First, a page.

ICSID's New Mediation Rules approved by member states
On 21 March 2022, member states of the World Bank's International Centre for Settlement of Investment Disputes ("ICSID") adopted a new set of rules for mediation in investment treaty disputes (the "ICSID Mediation Rules"), which will come into effect on 1 July 2022.
In this article, we take a deep dive into the Mediation Rules, one of the pioneer institutional mediation rules designed specifically for investor-State disputes.
B. Scope of application
There are two pre-requisites for the use of the Mediation Rules, pursuant to Rule 2(1). First, the dispute must relate to an investment involving a State or a Regional Economic Integration Organisation (such as ASEAN or the African Union). Second, the parties must consent in writing to engaging in mediation under the Rules.
Rule 2(2) makes clear that the involvement of an agent of the State is sufficient to trigger the jurisdiction of the Mediation Rules, provided that the State approves the consent to mediate of the agent which is the party to the mediation (unless the State notifies ICSID that such approval is not required).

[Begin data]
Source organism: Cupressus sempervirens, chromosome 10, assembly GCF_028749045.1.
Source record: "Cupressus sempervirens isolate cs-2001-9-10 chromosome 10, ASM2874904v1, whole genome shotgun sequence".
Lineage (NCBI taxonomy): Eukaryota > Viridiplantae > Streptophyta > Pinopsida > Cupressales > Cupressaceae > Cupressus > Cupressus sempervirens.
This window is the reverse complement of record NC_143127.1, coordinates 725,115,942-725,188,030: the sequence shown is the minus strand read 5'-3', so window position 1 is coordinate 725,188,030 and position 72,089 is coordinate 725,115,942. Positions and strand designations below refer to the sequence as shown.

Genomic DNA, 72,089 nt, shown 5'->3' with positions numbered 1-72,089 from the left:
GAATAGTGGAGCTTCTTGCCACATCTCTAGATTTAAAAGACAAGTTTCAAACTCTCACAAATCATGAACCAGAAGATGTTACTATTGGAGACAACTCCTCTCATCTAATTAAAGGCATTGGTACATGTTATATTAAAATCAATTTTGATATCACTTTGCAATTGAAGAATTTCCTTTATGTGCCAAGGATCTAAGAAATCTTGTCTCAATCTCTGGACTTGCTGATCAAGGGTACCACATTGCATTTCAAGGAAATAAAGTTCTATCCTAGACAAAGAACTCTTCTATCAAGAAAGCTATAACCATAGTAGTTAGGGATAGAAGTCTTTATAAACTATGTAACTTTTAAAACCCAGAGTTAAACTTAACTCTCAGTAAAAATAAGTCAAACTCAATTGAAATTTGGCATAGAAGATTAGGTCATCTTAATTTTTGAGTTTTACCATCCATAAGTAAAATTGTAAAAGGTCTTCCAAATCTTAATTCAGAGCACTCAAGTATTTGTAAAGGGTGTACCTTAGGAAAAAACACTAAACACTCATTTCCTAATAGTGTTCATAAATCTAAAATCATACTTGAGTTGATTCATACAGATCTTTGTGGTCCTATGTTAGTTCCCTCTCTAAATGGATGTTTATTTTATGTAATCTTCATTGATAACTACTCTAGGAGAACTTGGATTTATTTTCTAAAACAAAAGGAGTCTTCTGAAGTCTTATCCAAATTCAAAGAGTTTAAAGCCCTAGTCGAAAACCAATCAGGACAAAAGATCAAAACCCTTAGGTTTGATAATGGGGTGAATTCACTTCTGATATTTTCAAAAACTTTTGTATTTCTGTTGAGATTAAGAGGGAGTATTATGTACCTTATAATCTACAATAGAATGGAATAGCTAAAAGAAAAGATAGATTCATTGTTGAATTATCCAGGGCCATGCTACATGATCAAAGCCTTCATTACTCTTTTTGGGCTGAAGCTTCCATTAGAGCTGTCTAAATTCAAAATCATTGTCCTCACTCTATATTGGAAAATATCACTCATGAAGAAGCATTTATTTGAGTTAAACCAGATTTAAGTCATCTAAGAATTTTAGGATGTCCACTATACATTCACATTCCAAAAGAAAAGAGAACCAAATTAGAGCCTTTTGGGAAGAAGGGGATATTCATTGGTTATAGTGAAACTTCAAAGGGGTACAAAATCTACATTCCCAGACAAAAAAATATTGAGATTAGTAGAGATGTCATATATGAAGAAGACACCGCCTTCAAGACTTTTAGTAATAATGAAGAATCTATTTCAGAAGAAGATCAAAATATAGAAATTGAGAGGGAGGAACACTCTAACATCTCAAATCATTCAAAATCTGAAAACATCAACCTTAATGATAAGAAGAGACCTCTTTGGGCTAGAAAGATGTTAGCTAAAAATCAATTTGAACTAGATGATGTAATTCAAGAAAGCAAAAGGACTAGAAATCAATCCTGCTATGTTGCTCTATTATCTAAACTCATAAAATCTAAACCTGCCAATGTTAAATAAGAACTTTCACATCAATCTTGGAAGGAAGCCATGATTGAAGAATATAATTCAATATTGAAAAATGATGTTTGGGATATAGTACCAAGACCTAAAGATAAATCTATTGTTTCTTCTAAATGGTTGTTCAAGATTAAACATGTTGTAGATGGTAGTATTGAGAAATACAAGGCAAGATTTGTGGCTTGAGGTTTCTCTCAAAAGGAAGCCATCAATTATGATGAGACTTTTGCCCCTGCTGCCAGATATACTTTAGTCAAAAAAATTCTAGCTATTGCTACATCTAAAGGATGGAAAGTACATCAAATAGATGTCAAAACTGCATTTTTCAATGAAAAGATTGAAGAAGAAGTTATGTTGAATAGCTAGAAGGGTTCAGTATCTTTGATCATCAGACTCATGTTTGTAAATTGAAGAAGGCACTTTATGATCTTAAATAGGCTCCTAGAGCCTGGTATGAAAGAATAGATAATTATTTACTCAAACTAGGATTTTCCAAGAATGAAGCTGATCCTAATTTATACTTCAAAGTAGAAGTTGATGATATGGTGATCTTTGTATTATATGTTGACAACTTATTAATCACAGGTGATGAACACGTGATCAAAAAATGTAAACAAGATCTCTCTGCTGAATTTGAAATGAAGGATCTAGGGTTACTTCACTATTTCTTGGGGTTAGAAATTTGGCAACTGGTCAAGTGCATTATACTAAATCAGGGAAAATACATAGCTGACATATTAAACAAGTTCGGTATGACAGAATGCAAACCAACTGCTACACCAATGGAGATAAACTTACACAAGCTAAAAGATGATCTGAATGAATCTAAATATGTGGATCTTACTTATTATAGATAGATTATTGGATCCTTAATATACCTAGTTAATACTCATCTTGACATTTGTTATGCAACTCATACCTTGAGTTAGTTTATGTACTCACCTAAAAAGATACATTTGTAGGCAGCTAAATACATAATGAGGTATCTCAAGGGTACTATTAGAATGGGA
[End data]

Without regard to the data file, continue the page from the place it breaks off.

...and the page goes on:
Unlike arbitrations and conciliations under the ICSID Convention and Additional Facility, there is no requirement for the State to be an ICSID Member State to utilise the Mediation Rules. This is to be welcomed given the expected rise in demand for investor-State mediation, particularly amidst investor-State arbitration's legitimacy crisis.
C. ICSID mediation process
Under the Mediation Rules, the key steps in the investor-State mediation process can be broken down into: (i) request for mediation; (ii) appointment of mediator; (iii) initial written statements; (iv) first mediation session and mediation protocol; and (v) termination of the mediation.
We explore each stage in further detail below.
(i) Request for mediation
To commence the mediation process, a Request for Mediation is required. The process of filing a Request for Mediation depends on whether there is a pre-existing agreement to mediate, which can usually be found in the relevant investment treaty.
If there is a pre-existing agreement to mediate, any party can file (whether independently or jointly with the other party) a Request for Mediation with the ICSID Secretary-General and pay the required fee. The Secretary-General will then transmit the request to the other party.